Sunday, September 7, 2008

Pentecost 17: "Carefronting"

Today's readings were Ezekiel 33:7-16 (sermon text), Romans 13:1-10, and Matthew 18:1-20.
What is a watchman? One who sees problems, speaks to the offender, and addresses them. How to respond? Matthew expounds on offenses to us - but what about sins that don't affect us directly? Ezekiel tells us to point out the sins of our brothers and sisters in Christ, God's people. Why? The wicked person's blood - if we don't warn him - is on our hands.

Therefore we should warn our fellow Christian about his specific sin and its consequences. The ultimate consequence of sin is a slow death, both physical and (more important) spiritual.

We should also beware of our own self-righteousness. We too go from stealthy sin to full-blown rebellion, claiming cheap grace and possibly losing our salvation. We should not grow prideful in our warning of others - we should warn ourselves too.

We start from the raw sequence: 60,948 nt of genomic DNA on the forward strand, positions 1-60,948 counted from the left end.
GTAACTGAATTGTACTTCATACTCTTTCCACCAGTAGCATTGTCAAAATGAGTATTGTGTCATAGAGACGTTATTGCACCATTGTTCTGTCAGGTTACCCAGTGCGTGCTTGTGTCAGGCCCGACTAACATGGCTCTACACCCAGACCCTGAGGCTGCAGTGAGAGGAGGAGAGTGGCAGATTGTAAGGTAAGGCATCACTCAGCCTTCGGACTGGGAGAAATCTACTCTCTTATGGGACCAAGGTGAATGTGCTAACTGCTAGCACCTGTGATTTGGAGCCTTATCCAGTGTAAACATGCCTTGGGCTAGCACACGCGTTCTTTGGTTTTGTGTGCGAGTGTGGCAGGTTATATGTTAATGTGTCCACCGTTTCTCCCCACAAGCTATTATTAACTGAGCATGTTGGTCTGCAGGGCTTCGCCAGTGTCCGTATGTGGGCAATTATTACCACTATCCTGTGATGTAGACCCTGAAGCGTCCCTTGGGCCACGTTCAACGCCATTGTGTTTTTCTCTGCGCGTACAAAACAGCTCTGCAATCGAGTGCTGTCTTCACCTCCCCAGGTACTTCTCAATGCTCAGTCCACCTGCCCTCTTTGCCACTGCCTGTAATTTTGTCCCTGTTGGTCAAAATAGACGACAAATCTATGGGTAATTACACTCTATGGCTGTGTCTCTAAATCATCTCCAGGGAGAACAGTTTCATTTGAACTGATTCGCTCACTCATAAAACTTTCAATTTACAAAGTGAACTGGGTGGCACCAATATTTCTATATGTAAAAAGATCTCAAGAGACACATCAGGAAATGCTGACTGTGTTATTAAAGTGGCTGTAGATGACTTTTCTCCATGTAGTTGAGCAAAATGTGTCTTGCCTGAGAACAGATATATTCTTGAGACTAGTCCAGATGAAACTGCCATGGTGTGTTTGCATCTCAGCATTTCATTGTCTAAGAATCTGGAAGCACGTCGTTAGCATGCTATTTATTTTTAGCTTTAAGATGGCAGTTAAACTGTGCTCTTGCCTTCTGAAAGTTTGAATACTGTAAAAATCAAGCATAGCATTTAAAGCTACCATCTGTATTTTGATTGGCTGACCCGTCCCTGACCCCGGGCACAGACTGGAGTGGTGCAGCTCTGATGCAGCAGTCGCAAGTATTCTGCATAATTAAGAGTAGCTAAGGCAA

Finally, since sins recur, we also need to point to Christ and His righteousness imputed to us. Show Jesus your sin, and your sin, Jesus. It needs no self-justification, but rather His forgiveness.

These tasks - "carefronting" - may entail risking the loss of a friendship. Many of us are afraid to "judge." But speaking a word of God, in caring confrontation, with an aim toward restoring the brother or sister to the faith, is not judging. It's reporting the liberating Word to them. Confront the person in love, therefore, because Christ's love for you and them compels you to.

Be Ezekiel, whose name means "God-strengthened." Let Christ's Word and sacraments give strength via forgiveness and faith to your humbled heart. Let Him go with you this week, and the next, and the next. Carefronting is very difficult. But the forgiveness it brings is a great reward.
Amen.

1 comment:

steve martin said...

When someone is engaging in destructive behavior (sin) I usually bring it up in the context of our bondage to sin (maybe site some personal examples of how it has a hold on me too) and that Jesus has done something about it, on the cross and in our baptisms, and that He forgives us.

I then go on to say how this new found freedom in Christ is meant to give us confidence to live for the neighbor.

I then ask them if there is anything I can do to help them with their particular problem.

If nothing works, then at that point I'll give them a swift kick in the rear. (verbally of course)